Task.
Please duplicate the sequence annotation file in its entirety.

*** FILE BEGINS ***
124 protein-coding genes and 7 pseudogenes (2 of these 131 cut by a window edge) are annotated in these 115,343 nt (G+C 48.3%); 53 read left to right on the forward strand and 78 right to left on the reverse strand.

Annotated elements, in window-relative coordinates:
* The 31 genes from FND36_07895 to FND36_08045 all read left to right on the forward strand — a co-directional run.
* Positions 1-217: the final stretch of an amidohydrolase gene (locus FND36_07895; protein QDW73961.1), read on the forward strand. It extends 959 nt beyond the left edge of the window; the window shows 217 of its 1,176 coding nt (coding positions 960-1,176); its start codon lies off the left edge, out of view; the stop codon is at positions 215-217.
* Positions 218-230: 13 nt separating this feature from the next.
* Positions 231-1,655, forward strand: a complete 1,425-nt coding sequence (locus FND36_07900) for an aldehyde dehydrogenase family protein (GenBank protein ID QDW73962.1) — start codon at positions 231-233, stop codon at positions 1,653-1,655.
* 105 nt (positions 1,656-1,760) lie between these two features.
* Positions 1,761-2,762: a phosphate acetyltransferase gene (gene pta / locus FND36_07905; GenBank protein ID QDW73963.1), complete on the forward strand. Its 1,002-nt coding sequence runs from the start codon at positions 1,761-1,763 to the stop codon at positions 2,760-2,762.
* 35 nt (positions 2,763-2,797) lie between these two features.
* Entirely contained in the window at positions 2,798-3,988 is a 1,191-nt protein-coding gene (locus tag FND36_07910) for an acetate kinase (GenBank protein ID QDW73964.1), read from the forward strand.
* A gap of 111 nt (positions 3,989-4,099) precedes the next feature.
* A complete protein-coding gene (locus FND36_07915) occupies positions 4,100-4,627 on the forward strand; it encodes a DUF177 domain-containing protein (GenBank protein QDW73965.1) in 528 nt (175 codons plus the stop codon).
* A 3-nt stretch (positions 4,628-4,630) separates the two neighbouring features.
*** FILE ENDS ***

124 protein-coding genes and 7 pseudogenes (2 of these 131 cut by a window edge) are annotated in these 115,343 nt (G+C 48.3%); 53 read left to right on the forward strand and 78 right to left on the reverse strand.

Annotated elements, in window-relative coordinates:
* The 31 genes from FND36_07895 to FND36_08045 all read left to right on the forward strand — a co-directional run.
* Positions 1-217: the final stretch of an amidohydrolase gene (locus FND36_07895; protein QDW73961.1), read on the forward strand. It extends 959 nt beyond the left edge of the window; the window shows 217 of its 1,176 coding nt (coding positions 960-1,176); its start codon lies off the left edge, out of view; the stop codon is at positions 215-217.
* Positions 218-230: 13 nt separating this feature from the next.
* Positions 231-1,655, forward strand: a complete 1,425-nt coding sequence (locus FND36_07900) for an aldehyde dehydrogenase family protein (GenBank protein ID QDW73962.1) — start codon at positions 231-233, stop codon at positions 1,653-1,655.
* 105 nt (positions 1,656-1,760) lie between these two features.
* Positions 1,761-2,762: a phosphate acetyltransferase gene (gene pta / locus FND36_07905; GenBank protein ID QDW73963.1), complete on the forward strand. Its 1,002-nt coding sequence runs from the start codon at positions 1,761-1,763 to the stop codon at positions 2,760-2,762.
* 35 nt (positions 2,763-2,797) lie between these two features.
* Entirely contained in the window at positions 2,798-3,988 is a 1,191-nt protein-coding gene (locus tag FND36_07910) for an acetate kinase (GenBank protein ID QDW73964.1), read from the forward strand.
* A gap of 111 nt (positions 3,989-4,099) precedes the next feature.
* A complete protein-coding gene (locus FND36_07915) occupies positions 4,100-4,627 on the forward strand; it encodes a DUF177 domain-containing protein (GenBank protein QDW73965.1) in 528 nt (175 codons plus the stop codon).
* A 3-nt stretch (positions 4,628-4,630) separates the two neighbouring features.